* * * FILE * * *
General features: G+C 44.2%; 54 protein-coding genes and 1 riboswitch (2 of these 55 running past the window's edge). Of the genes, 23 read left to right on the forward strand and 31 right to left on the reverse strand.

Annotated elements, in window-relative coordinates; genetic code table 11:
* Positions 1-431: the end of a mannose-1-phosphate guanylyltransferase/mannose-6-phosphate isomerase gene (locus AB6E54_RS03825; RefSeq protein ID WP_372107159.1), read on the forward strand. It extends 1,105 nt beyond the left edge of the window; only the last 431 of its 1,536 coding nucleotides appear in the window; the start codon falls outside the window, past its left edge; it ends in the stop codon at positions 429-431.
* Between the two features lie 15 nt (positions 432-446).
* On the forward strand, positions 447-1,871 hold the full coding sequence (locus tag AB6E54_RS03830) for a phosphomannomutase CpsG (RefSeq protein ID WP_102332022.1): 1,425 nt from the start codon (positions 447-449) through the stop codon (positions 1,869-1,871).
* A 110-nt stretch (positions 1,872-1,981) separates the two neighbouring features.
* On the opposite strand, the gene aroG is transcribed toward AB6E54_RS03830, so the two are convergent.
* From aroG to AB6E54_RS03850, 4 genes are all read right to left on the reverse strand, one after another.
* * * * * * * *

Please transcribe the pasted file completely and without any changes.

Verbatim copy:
General features: G+C 44.2%; 54 protein-coding genes and 1 riboswitch (2 of these 55 running past the window's edge). Of the genes, 23 read left to right on the forward strand and 31 right to left on the reverse strand.

Annotated elements, in window-relative coordinates; genetic code table 11:
* Positions 1-431: the end of a mannose-1-phosphate guanylyltransferase/mannose-6-phosphate isomerase gene (locus AB6E54_RS03825; RefSeq protein ID WP_372107159.1), read on the forward strand. It extends 1,105 nt beyond the left edge of the window; only the last 431 of its 1,536 coding nucleotides appear in the window; the start codon falls outside the window, past its left edge; it ends in the stop codon at positions 429-431.
* Between the two features lie 15 nt (positions 432-446).
* On the forward strand, positions 447-1,871 hold the full coding sequence (locus tag AB6E54_RS03830) for a phosphomannomutase CpsG (RefSeq protein ID WP_102332022.1): 1,425 nt from the start codon (positions 447-449) through the stop codon (positions 1,869-1,871).
* A 110-nt stretch (positions 1,872-1,981) separates the two neighbouring features.
* On the opposite strand, the gene aroG is transcribed toward AB6E54_RS03830, so the two are convergent.
* From aroG to AB6E54_RS03850, 4 genes are all read right to left on the reverse strand, one after another.